4 Tips for Launching a New Beverage Product

4 Tips for Launching a New Beverage Product

Starting the journey of introducing a new beverage product into the market is an expensive, competitive endeavor and there’s a lot of pre-planning to be done prior to filling your first bottle. The work you put into this process beforehand often determines your success, so it’s important to do your homework and create the strongest product possible.

As a small business owner, it’s your responsibility to perform the due diligence required to ensure your communication with the co-packer will be seamless. The following guidelines will help you begin the process toward being a successful beverage entrepreneur without making costly mistakes.

4 Tips for Launching a New Beverage Product

1.  Start with Small Batches

We recommend starting the process by charting your small-scale feasibility batches. Identify variables that can be derived from the product documentation, including specifications, manufacturing directions and analytical test methods, and then create a similar chart for the proposed manufacturing process.

It’s best to look at every nuance that can be derived from the available development report documentation, validation reports, batch records, and comments from the batch records, or virtually anything that provides insight into bringing this product to fruition.

2.  Base Formulation & Testing

Have your base formulation well documented, prove out it’s consistency, and run a scaled-up test batch (100-gallon minimum). Include specifications, manufacturing directions, and analytical test methods, then create a similar chart for the proposed manufacturing process. It’s important to understand that a scaled-up batch may be very different from its original formulation. For example, water at the bottling facility may have different mineral content, commercial ingredients may behave differently than your store-bought ingredient, or process controls may not be as tightly controlled.

After completing the original test formulation and the scaled-up version, send it to a laboratory for specification documentation. Specifications to document could be pH, Titratable Acidity (TA), Brix, Color, and Specific Gravity. You may also test for micros such as e coli, yeast, and plate counts. The most important aspect of this process is pH as this will determine whether your product is a low-acid (pH above 4.6) or high-acid food (pH below 4.6). The pH determination will then lead you into the next decision point which is a suitable processing method. For process authority help, we recommend The National Food Lab www.thenfl.com, and for Laboratory testing we prefer UL www.ul.com .

3.  Choose a Processing Method

Hot Fill: During the hot fill process, the liquid is heated to a specific temperature, where it’ll be hot enough to sterilize the inside of the container. It’s then capped and cooled. The cooling of the product creates a vacuum, which seals container.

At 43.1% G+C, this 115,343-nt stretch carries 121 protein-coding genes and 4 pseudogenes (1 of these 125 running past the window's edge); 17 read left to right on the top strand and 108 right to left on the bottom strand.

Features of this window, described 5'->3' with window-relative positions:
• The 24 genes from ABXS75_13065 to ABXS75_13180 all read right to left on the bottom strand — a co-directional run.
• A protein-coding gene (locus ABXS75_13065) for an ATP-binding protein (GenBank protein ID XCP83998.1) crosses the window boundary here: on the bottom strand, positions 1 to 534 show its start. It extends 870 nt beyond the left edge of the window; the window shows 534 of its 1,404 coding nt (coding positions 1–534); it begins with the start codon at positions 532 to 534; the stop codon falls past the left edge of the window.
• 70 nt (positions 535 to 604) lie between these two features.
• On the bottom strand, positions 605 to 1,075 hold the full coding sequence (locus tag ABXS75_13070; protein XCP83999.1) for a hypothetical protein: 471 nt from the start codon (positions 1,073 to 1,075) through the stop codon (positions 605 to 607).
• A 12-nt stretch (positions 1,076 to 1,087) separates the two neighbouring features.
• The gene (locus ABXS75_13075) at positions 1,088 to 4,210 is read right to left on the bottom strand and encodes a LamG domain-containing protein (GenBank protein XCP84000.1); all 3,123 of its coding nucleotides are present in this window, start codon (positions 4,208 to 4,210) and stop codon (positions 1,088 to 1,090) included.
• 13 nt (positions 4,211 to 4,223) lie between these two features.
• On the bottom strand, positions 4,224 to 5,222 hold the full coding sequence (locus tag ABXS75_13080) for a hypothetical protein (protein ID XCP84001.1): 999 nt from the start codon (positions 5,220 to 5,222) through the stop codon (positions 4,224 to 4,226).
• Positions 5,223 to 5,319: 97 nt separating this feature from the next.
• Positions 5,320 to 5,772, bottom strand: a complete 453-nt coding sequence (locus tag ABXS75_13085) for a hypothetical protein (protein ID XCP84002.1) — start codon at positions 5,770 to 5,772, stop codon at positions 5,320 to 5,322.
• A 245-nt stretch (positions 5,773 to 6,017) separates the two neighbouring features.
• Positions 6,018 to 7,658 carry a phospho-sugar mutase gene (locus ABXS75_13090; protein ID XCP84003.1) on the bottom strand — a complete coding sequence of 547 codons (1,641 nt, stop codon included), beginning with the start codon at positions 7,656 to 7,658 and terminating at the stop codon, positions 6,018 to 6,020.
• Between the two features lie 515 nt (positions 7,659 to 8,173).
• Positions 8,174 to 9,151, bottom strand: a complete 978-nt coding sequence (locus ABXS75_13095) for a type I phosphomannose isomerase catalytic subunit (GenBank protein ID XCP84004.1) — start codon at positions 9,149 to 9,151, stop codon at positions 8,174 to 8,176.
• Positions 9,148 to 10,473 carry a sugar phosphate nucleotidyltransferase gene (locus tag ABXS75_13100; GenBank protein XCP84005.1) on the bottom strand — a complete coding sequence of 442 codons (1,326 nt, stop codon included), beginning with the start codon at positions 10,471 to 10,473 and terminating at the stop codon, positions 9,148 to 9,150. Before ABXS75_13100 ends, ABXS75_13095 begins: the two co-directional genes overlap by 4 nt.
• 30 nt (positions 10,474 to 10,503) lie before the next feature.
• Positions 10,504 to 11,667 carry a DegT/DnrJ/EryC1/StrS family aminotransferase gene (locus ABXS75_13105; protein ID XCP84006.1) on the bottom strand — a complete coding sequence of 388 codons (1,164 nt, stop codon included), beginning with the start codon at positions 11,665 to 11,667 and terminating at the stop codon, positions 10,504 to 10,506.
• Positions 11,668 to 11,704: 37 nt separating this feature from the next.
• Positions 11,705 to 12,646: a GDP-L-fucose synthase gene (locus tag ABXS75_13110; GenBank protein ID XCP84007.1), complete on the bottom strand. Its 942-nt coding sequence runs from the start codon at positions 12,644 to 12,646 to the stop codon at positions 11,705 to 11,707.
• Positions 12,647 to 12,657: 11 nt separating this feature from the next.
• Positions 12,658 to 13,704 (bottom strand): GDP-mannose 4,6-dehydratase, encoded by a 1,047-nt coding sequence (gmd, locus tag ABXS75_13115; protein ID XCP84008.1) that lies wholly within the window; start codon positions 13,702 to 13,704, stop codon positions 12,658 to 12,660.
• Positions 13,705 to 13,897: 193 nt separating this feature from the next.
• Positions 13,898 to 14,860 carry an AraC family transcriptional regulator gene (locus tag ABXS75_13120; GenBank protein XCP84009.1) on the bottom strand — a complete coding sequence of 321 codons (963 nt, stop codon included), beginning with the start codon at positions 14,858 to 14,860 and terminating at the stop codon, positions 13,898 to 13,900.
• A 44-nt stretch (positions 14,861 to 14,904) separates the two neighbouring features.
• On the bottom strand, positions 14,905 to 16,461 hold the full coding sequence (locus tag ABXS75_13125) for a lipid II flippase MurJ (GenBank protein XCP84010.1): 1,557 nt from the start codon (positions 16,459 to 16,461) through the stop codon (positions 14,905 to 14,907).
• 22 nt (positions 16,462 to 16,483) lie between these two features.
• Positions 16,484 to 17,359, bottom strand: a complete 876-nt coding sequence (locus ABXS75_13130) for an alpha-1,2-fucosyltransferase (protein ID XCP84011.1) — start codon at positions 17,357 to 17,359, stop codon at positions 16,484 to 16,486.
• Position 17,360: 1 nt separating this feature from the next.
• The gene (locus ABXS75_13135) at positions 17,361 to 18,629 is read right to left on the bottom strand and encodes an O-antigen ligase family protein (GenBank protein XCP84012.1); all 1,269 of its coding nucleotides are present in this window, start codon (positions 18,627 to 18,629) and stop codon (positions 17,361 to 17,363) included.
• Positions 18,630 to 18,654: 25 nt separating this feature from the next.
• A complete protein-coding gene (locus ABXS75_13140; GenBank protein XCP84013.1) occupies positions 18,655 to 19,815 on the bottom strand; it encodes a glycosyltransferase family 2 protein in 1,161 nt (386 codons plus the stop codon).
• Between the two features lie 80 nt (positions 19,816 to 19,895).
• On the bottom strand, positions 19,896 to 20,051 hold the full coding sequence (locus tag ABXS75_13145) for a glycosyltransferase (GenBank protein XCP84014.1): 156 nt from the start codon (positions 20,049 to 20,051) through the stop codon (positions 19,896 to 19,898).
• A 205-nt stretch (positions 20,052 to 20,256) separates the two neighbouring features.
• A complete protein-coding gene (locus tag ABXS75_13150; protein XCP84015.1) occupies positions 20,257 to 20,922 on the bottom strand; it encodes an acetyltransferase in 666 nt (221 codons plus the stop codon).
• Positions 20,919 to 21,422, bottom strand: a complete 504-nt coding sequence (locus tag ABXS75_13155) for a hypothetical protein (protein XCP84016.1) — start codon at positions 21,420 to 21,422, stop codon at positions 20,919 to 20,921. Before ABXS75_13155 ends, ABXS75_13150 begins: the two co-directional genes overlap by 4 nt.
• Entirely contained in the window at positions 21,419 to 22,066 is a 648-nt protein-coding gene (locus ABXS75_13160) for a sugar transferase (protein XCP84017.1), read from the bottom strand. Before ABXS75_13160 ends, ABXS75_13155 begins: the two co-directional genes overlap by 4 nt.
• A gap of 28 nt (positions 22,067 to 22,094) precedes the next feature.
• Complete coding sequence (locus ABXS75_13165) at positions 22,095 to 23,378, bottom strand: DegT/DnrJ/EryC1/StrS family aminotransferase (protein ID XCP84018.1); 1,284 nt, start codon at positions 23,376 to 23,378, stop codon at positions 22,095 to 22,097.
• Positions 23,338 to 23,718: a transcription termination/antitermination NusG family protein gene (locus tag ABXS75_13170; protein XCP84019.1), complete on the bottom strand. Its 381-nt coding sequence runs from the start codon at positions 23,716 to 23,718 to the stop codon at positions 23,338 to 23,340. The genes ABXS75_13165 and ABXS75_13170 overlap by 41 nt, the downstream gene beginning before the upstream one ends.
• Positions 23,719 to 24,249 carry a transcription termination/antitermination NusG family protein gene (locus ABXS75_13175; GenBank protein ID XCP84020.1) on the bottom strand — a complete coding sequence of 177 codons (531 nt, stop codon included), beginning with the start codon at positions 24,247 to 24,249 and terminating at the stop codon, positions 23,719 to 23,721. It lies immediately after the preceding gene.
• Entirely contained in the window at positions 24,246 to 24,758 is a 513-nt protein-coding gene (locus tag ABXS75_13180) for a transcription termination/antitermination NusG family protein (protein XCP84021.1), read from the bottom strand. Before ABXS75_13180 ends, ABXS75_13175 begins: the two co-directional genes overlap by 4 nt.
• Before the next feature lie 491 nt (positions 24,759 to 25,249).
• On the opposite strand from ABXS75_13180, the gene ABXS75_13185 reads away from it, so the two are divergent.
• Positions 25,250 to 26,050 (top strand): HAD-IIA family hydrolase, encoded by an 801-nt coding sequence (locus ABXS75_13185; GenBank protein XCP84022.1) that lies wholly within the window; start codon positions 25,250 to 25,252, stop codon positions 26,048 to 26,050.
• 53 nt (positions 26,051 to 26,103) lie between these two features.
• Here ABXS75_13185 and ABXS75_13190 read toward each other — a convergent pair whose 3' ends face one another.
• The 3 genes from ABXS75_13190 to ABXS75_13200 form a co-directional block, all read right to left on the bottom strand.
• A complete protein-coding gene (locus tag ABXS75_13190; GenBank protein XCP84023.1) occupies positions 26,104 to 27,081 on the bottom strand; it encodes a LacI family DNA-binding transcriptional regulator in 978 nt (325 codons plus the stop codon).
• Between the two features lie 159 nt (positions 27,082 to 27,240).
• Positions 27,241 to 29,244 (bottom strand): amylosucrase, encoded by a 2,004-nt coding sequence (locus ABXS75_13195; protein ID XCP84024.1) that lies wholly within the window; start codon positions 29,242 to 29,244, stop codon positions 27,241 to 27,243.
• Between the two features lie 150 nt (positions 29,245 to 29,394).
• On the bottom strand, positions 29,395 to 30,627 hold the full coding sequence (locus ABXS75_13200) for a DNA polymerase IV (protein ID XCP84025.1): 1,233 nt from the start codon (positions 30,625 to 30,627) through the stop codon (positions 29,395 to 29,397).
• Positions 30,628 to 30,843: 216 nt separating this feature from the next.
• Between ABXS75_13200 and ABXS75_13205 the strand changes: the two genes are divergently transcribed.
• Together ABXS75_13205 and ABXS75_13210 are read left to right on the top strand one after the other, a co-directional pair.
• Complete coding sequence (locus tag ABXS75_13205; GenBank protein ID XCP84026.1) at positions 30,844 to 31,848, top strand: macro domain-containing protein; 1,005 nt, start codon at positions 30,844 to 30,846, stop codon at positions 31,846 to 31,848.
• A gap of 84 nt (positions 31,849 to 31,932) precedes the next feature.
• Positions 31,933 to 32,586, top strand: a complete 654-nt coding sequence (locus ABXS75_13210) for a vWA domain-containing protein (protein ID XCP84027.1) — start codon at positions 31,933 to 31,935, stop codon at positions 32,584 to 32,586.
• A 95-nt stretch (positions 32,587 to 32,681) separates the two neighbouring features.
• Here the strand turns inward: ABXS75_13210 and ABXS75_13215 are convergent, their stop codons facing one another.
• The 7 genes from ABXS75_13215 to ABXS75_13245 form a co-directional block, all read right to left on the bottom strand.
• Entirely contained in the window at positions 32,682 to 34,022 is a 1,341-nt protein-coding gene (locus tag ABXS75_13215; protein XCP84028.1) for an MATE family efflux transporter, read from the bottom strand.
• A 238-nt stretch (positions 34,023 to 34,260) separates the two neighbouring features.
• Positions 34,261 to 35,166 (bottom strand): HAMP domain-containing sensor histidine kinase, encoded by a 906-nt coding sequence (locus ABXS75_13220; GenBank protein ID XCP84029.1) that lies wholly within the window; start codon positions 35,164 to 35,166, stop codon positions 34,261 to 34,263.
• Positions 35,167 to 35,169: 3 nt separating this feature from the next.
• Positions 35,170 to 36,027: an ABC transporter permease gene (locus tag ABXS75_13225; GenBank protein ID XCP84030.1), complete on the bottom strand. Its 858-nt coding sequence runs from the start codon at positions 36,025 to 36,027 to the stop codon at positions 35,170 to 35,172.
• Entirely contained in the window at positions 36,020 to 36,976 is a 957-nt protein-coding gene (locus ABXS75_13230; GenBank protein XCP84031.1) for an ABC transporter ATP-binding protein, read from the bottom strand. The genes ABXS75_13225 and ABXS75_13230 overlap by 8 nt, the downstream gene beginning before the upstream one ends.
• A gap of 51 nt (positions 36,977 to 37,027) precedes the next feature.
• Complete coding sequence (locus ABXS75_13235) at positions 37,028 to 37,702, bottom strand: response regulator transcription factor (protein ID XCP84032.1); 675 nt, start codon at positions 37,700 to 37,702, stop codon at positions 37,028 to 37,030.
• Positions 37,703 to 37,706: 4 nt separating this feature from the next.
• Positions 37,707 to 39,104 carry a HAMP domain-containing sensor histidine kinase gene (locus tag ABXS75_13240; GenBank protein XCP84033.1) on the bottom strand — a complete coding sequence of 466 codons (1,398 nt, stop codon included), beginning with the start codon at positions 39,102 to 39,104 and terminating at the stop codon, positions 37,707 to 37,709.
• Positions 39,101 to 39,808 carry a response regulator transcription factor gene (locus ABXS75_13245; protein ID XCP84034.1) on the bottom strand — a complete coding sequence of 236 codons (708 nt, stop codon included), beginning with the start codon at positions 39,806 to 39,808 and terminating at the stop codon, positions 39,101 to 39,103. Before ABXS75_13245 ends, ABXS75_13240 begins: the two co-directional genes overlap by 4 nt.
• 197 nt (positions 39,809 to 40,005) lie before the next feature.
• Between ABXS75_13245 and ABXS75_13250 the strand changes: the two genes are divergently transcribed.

Retort/Tunnel Pasteurization: Tunnel pasteurization uses multiple stages of heating a beverage within its packaging to target temperatures. Both are held for a predetermined amount of time to ensure microorganisms are eliminated.

Aseptic: Aseptic fill is a technique where the product is flash pasteurized by heating to 180-220 degrees for a few minutes, then cooled and filled at room temperature. The container and closure must also be sterilized prior to filling, and the filling process takes place in a controlled, sterilized environment.

4.  Find the Right Co-Packer

Looking for a co-packer may seem daunting, but a little googling, in addition to the pre-work listed above can go a long way as you consider different options. As a starting point, we recommend searching the SQF Institute website www.sqfi.com. Look for safety and quality. The SQF site will also help you answer many of the following questions:

  • What are your food and employee safety policies and procedures?
  • Have there been any food quality or safety issues? If yes, what were they and how did you resolve them?
  • Are there HACCP (hazard analysis and critical control points) plans in place?
  • Who audits your facilities and how often? What actions were recommended during your most audit?
  • What certifications do you have in place (kosher, gluten free, organic, non-GMO, SQF, etc.)?

Assess your needs as a customer: For example, if you don’t have a lot of resources, a turnkey operation would be your best fit since the co-packer may we willing to source your ingredients, package material, warehouse, and even stage/ship your products. However, if you’re operating an established business and manage most of the supply chain and logistics, then it’d be a good idea to keep those roles in house and outsource whatever packaging aspects you cannot do with a co-packer.

Also, always ask the question “what are your minimum runs?” Many of the larger co-packers will offer a significantly lower fill cost but require much higher volumes and have six to eight week lead times. Find a co-packer who’s flexible with startups both in batch sizes and lead times.

Trust is a must: Communication is a crucial aspect in any relationship and your co-packer is no different. If your co-packer doesn’t respond back to calls or emails in an appropriate amount of time, or their answers are vague when you do get a hold of them, then they probably can’t meet your needs or expectations. Look for co-packers who are engaged and transparent because at the end of the day, your partnership with a co-packer is one of the most important your business will have.

Location: Look for co-packers close to you and your customer base. Long distances may create logistical problems with transportation and warehousing, increasing the costs of travel to oversee production runs. Plus, having them close makes it easier for you to visit the facility.

-Andy